Turkish Sweet Tooth: Baklava, Lokum and Dondurma

After a couple months in Istanbul, I started avoiding my reflection. But one morning, I accidentally caught a glimpse. Yep, a little chubbier than normal. And I was thrilled! Considering the rate at which I had been shoveling Istanbul’s infamous sweets into my honey-smeared mouth, “a little chubbier than normal” was perfectly acceptable.

Baklava Turkey

Baklava is the most famous of Turkey’s desserts: a wonderful, honey-drenched concoction invented by renowned sweet-tooth Lucifer, Lord of Hell. Of course, we’re all familiar with the Biblical parable in which baklava was created by the devil to tempt Jesus from the path of righteousness. Jesus had been able to resist the first three temptations, but one whiff of baklava and he was undone.

(Maybe that’s not exactly how it went. But if the devil had thought to tempt Jesus with baklava, the Bible might have had a very different ending.)

Baklava is the quintessential Turkish treat, invented in the kitchens of the Topkapı Palace for the enjoyment of sultans. Layers of flaky dough separated by melted butter are filled with crushed nuts and baked, then drenched in honey or syrup. But such a spiritless description of this wonder-treat does it no justice. Allow me to try again. Baklava is the Beethoven’s Ninth of sweets; a perfect symphony of pleasure in which every ingredient comes together so harmoniously that upon finishing, you want to immediately experience it again. Baklava is so flawless, so beautiful, that it should be banned.

Man is cutting turkish delight with scissors

Lokum, better known as Turkish Delight, is another popular treat Jürgen and I consumed far too much of. These flavored, powdered, gummy cubes were invented in Constantinople in 1776 (the same year, I’ll proudly note, that America was invented), and immediately became a hit around the Ottoman Empire.

It can be made in a limitless number of flavors, with rosewater the most traditional. The best (and most expensive) lokum use honey as the sweetener, flour and water to create the gel, and then a wide variety of ingredients to finish the taste and give it color. We’ve had creamy walnut lokum, orange and lemon lokum, mint lokum rolled in coconut, hazelnut lokum, swirly chocolate lokum with a pistachio coating. And a lot more.

While eating baklava and lokum, I prefer to be at a table by myself, with one arm arched protectively around my plate. So they don’t provide anywhere near the fun factor as my favorite kind of Istanbul dessert: Turkish Ice Cream, or dondurma.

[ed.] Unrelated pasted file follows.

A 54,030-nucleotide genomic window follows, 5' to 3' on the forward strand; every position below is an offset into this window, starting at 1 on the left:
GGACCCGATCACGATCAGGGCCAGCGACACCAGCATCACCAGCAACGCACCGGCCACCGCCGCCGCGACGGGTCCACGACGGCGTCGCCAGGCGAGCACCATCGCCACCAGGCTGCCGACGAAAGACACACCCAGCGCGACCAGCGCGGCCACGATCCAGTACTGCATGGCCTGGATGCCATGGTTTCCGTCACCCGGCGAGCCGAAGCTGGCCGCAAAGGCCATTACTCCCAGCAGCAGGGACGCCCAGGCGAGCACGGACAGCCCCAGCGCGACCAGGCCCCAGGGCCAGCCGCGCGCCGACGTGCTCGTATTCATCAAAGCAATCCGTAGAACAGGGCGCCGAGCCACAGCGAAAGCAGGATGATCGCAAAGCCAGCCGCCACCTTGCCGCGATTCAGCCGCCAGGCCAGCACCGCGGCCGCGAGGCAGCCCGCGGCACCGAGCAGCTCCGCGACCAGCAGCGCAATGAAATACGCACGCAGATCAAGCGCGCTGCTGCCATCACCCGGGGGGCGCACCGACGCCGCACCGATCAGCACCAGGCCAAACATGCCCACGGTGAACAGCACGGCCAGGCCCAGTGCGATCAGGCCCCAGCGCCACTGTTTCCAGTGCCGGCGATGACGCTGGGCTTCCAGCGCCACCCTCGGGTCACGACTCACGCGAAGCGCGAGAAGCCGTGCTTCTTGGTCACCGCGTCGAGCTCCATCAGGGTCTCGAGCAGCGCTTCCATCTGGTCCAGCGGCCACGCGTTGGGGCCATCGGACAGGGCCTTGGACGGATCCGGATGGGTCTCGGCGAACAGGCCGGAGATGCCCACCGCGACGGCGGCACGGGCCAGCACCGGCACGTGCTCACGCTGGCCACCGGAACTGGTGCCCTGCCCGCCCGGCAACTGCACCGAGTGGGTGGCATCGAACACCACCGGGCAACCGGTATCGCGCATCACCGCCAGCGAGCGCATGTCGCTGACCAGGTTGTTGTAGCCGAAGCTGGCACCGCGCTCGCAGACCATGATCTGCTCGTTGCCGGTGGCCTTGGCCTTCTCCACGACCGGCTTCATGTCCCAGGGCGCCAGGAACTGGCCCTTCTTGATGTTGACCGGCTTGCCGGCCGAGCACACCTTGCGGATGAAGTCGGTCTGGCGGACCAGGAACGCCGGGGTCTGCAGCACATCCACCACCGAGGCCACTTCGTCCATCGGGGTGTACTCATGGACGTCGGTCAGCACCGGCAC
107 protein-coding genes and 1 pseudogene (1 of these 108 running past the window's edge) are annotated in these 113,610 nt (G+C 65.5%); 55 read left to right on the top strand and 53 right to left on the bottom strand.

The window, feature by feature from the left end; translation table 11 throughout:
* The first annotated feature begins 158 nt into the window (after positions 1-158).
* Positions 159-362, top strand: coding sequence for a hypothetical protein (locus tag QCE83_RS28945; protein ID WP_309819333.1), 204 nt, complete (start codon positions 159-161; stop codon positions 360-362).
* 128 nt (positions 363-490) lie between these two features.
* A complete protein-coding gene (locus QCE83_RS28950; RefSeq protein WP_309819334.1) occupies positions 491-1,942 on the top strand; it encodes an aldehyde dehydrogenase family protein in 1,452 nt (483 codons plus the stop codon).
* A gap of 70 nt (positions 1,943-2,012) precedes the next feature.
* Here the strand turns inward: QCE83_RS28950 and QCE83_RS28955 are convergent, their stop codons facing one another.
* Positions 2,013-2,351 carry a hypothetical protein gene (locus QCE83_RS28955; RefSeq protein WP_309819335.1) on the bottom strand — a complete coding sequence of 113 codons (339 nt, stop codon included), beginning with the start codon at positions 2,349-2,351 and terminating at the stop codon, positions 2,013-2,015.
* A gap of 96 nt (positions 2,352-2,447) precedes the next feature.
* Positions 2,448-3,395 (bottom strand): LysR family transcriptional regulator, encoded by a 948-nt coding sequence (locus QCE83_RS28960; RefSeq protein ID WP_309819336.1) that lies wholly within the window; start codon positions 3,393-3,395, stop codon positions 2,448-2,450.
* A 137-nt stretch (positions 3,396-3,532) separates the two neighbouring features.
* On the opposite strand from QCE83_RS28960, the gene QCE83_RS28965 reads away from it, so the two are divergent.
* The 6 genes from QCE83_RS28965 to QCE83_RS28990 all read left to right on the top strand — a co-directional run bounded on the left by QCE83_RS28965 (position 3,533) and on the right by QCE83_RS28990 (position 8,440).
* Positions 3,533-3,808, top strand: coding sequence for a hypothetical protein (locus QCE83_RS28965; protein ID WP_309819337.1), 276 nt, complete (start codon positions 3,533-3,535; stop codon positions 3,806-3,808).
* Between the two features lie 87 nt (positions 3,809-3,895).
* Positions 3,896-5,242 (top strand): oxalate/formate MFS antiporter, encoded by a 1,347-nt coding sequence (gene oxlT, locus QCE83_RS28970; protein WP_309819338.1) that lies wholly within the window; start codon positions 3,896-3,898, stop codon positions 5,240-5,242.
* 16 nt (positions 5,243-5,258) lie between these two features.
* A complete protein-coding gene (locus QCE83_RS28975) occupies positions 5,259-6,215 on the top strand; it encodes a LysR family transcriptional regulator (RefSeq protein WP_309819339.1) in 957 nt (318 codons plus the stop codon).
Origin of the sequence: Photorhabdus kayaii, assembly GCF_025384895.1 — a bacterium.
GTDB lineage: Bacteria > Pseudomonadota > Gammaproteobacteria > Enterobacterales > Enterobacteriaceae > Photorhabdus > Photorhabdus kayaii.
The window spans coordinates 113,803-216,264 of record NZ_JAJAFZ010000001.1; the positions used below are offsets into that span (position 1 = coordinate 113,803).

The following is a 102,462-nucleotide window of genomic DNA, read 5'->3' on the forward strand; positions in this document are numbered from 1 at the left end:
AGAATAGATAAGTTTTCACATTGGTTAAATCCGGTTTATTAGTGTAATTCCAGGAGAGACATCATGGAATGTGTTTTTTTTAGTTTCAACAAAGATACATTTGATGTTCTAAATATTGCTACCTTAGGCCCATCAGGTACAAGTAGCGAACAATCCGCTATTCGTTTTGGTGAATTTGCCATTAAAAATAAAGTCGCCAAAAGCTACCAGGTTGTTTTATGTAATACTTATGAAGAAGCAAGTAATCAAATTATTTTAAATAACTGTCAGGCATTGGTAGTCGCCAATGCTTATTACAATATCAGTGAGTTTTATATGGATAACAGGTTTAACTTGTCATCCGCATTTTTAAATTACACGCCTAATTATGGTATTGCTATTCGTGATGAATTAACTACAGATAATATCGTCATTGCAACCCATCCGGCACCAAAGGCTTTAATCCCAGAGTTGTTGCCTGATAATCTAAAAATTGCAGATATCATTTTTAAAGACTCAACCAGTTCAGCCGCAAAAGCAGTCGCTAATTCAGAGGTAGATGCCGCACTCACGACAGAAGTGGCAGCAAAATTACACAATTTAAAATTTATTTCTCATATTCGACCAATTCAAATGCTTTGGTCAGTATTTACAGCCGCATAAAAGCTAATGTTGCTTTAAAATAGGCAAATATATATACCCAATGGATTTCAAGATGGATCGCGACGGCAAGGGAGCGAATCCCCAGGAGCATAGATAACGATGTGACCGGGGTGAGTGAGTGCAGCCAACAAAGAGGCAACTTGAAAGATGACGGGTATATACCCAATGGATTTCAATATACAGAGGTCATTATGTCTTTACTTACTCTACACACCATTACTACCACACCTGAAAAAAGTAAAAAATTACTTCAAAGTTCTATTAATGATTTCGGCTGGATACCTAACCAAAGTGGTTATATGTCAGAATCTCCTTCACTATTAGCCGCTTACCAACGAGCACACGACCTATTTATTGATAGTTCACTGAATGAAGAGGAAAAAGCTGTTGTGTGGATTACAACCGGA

Turkish Ice Cream in Istanbul

When you order a cone of the extra-thick, extra-creamy ice cream from a street vendor, prepare yourself for some teasing. The sellers, dressed in Ottoman fashion, are experts in the art of trickery. They’ll give you your cone, swipe it away, replace it with an empty cone, spin their stick to make you grasp at air, bop you on the nose with the ice cream, prick you in the side with the cone’s point, and all you can do is play along. I never tire of watching their antics, and have never seen them fail to coax a laugh out of whomever they’re teasing.

And the ice cream? Delicious. It’s the thickest, heaviest ice cream I’ve ever tasted; the kind you can actually bite into. In fact, it might be best eaten with a fork and knife.

White and red Turkish Delight
Unique Turkish Delights near Taksim Square
Red turkish delight with almonds
Safran Turkish delight
Spiral Turkish Delight
Green turkish delight
Selection of Turkish Delights
Turkish Delight Powder
Red turkish delights covered in Coconut
Red Turkish Delights with Pistachios
Turkish Delight Store in Istanbul
Best Turkish Delight in Istanbul
Baklava covered with chocolate
A pan full of Baklava
Baklava covered in Pistachios
Baklava filled with nuts
Green rows of Baklava in Istanbul
Weighing Baklava
Selling Baklava in Turkey
Famous Turkish Ice Cream Seller in Istanbul

This Post Has 6 Comments

  1. Chic Soufflé

    I think my blood sugar just went up by looking at these pictures. Loved the post…I can still taste the rose-petal lokum and honey-drenched baklava! 🙂

  2. joel

    my head is spinning just seeing and thinking about how these sweets taste. rose petal lokum…. mmmmmmm!!! nutty pastries. OMG!!! your photographs are food porn.

  3. esin guntav

    gerçekten harikasınız ,umarım istanbulu sevmişsinizdir. bende fırsat buldukça elimde kamerayla yaşadığım bu şehri keşfe çıkıyorum 🙂

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